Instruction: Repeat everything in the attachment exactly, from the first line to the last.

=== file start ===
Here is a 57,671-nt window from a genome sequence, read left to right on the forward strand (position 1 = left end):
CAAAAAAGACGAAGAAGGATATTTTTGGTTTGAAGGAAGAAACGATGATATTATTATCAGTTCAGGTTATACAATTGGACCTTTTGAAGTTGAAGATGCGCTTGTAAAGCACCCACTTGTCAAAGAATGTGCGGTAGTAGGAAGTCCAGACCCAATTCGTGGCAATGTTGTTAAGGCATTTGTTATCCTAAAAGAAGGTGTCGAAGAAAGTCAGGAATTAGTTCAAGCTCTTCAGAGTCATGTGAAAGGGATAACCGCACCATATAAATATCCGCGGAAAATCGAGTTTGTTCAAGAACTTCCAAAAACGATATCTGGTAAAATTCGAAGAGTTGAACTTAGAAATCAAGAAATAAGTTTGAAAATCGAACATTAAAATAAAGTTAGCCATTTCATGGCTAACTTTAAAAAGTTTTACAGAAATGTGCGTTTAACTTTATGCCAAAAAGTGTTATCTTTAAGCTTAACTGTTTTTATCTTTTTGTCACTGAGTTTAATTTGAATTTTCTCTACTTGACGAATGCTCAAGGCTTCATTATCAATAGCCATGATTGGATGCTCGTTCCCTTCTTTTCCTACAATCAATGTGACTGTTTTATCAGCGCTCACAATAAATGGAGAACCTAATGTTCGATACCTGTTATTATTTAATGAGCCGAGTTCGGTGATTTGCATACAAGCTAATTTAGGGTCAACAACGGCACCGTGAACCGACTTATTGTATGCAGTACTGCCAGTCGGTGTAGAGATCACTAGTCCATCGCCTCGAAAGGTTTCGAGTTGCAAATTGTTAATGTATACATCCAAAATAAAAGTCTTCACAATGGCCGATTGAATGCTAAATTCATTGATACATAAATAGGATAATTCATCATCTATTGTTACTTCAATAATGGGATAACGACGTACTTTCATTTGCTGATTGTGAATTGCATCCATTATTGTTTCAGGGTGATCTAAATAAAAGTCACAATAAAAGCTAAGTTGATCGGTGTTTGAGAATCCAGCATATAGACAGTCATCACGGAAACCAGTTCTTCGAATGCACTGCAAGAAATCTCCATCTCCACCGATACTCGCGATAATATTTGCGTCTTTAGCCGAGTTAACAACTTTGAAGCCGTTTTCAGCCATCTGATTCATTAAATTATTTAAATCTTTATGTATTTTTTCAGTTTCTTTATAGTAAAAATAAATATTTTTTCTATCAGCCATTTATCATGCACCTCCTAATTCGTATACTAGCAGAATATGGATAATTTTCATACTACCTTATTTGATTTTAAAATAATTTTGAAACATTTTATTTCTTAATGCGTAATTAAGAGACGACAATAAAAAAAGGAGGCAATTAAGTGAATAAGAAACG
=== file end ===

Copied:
Here is a 57,671-nt window from a genome sequence, read left to right on the forward strand (position 1 = left end):
CAAAAAAGACGAAGAAGGATATTTTTGGTTTGAAGGAAGAAACGATGATATTATTATCAGTTCAGGTTATACAATTGGACCTTTTGAAGTTGAAGATGCGCTTGTAAAGCACCCACTTGTCAAAGAATGTGCGGTAGTAGGAAGTCCAGACCCAATTCGTGGCAATGTTGTTAAGGCATTTGTTATCCTAAAAGAAGGTGTCGAAGAAAGTCAGGAATTAGTTCAAGCTCTTCAGAGTCATGTGAAAGGGATAACCGCACCATATAAATATCCGCGGAAAATCGAGTTTGTTCAAGAACTTCCAAAAACGATATCTGGTAAAATTCGAAGAGTTGAACTTAGAAATCAAGAAATAAGTTTGAAAATCGAACATTAAAATAAAGTTAGCCATTTCATGGCTAACTTTAAAAAGTTTTACAGAAATGTGCGTTTAACTTTATGCCAAAAAGTGTTATCTTTAAGCTTAACTGTTTTTATCTTTTTGTCACTGAGTTTAATTTGAATTTTCTCTACTTGACGAATGCTCAAGGCTTCATTATCAATAGCCATGATTGGATGCTCGTTCCCTTCTTTTCCTACAATCAATGTGACTGTTTTATCAGCGCTCACAATAAATGGAGAACCTAATGTTCGATACCTGTTATTATTTAATGAGCCGAGTTCGGTGATTTGCATACAAGCTAATTTAGGGTCAACAACGGCACCGTGAACCGACTTATTGTATGCAGTACTGCCAGTCGGTGTAGAGATCACTAGTCCATCGCCTCGAAAGGTTTCGAGTTGCAAATTGTTAATGTATACATCCAAAATAAAAGTCTTCACAATGGCCGATTGAATGCTAAATTCATTGATACATAAATAGGATAATTCATCATCTATTGTTACTTCAATAATGGGATAACGACGTACTTTCATTTGCTGATTGTGAATTGCATCCATTATTGTTTCAGGGTGATCTAAATAAAAGTCACAATAAAAGCTAAGTTGATCGGTGTTTGAGAATCCAGCATATAGACAGTCATCACGGAAACCAGTTCTTCGAATGCACTGCAAGAAATCTCCATCTCCACCGATACTCGCGATAATATTTGCGTCTTTAGCCGAGTTAACAACTTTGAAGCCGTTTTCAGCCATCTGATTCATTAAATTATTTAAATCTTTATGTATTTTTTCAGTTTCTTTATAGTAAAAATAAATATTTTTTCTATCAGCCATTTATCATGCACCTCCTAATTCGTATACTAGCAGAATATGGATAATTTTCATACTACCTTATTTGATTTTAAAATAATTTTGAAACATTTTATTTCTTAATGCGTAATTAAGAGACGACAATAAAAAAAGGAGGCAATTAAGTGAATAAGAAACG